by Daniel L. Bennett
Aside from providing some interesting statistics that suggest that around 37 percent of recent college graduates are unemployed, with 23% not even looking for a job, The NY Times article entitled American Dream is Elusive for New Generation falls short of the expectations laid forth by the title. The article essentially tells the story of a young man, Scott Nicholson, who graduated from Colgate University with a BA in political science and history with no student debt. We're apparently supposed to feel sorry for this young man whose grandparents ponied up for the entire cost of his education and whose parents make $175k a year and continue to pay for his rent, cell phone and insurance, because his expectations for his first entry level job out of college are too high. A college graduate who has lived at home, whose parents have paid his bills for 2 years, and has accumulated nearly zero work experience is probably less than desirable for potential employers.
We're told that Mr. Nicholson turned down a $40k a year job (not great money, but a job nonetheless) as an associate claims adjuster with an insurance company because he essentially felt that his academic preparation entitled him to a higher position. Apparently, his college professors forgot to tell Nicholson that it is easier to find a job when you are employed than when you are unemployed. And, they forgot to inform him that you usually can't get promoted until you get your foot in the door and prove your worth. Thank goodness this fella doesn't have student loan debt to repay, or else he would be in real trouble. Perhaps this is part of the problem. If Nicholson had paid for some of his expenses in college (or after it), then maybe he would not have such a sense of entitlement and be willing to start at the bottom and try to work his way up. Apparently, the American Dream that anyone could make something of themselves by working hard has been modified that everyone is entitled to a good life...no work required.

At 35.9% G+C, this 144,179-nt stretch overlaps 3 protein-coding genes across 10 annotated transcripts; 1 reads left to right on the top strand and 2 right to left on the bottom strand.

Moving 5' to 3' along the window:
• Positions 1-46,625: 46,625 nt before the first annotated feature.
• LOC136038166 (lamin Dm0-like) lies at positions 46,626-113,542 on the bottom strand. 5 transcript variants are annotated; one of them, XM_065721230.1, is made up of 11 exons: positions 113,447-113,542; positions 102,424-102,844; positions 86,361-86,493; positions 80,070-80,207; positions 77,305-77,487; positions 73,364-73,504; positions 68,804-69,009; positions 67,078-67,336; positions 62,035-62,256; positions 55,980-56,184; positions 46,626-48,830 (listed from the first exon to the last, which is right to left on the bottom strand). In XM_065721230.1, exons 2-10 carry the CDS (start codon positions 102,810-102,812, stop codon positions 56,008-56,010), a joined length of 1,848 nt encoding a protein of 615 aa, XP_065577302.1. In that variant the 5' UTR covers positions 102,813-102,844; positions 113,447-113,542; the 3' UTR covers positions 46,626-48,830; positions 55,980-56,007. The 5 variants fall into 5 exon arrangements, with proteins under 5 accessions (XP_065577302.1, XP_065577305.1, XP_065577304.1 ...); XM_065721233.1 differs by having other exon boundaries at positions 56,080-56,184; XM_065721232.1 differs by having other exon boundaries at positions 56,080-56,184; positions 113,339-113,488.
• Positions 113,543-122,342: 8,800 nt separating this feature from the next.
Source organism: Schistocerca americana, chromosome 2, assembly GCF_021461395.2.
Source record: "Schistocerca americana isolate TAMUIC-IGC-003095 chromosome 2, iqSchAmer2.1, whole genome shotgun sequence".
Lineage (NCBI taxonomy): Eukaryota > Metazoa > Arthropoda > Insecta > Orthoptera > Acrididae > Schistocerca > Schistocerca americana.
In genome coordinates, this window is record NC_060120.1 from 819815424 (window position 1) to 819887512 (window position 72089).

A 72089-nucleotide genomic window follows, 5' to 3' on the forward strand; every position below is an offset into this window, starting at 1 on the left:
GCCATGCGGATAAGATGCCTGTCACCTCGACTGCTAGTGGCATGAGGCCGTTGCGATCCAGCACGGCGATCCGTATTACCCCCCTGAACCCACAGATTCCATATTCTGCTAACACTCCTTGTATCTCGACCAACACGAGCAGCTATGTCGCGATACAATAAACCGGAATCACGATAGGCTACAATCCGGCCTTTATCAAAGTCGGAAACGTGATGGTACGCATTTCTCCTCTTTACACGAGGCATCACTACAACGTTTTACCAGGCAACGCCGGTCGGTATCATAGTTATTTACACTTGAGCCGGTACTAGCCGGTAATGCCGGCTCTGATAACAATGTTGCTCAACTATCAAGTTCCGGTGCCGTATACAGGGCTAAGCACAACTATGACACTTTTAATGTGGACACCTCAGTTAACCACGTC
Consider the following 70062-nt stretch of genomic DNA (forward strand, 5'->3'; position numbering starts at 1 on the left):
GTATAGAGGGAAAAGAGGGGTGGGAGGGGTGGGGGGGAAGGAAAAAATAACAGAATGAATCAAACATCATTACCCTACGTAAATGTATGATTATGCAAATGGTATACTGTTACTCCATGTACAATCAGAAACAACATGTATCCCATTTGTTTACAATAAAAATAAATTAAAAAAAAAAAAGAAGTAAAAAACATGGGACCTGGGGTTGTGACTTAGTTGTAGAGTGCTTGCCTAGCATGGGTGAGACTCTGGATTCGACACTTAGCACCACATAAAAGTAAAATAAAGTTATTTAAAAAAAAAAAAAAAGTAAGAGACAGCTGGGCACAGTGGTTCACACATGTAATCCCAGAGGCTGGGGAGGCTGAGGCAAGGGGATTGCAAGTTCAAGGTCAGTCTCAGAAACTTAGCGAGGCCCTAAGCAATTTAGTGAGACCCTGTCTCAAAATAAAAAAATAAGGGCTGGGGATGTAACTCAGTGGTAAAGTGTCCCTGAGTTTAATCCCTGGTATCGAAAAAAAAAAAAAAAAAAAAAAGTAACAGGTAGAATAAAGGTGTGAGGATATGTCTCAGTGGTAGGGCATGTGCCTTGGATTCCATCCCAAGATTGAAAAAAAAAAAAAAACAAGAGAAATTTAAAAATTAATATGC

Now to be fair, we are told that Nicholson's performance in college was stellar, having made the Dean's List, but that doesn't translate into automatic real world success. One still has to prove themselves in the workplace. Furthermore, Nicholson has shown some initiative in taking on odd jobs such as lawn care and putting up fences in his neighborhood. Perhaps this young man should take it upon himself to create his own job by expanding on the work that he is already doing. Persons operating their own lawn care or fence building companies can and do make very good money, along with the pleasure of being their own boss, setting their own schedule, and creating jobs for others. There is no better way to get real world business management experience than by starting and running your own business.
So come on Scotty, don't try to get sympathy because you haven't been able to find your ideal job, pick yourself up and make something of yourself through hard work. Being void of student debt and having a family that is supportive both emotionally and financially puts you in a position that is far better than many college grads who would love to get a job offer with a $40k salary attached.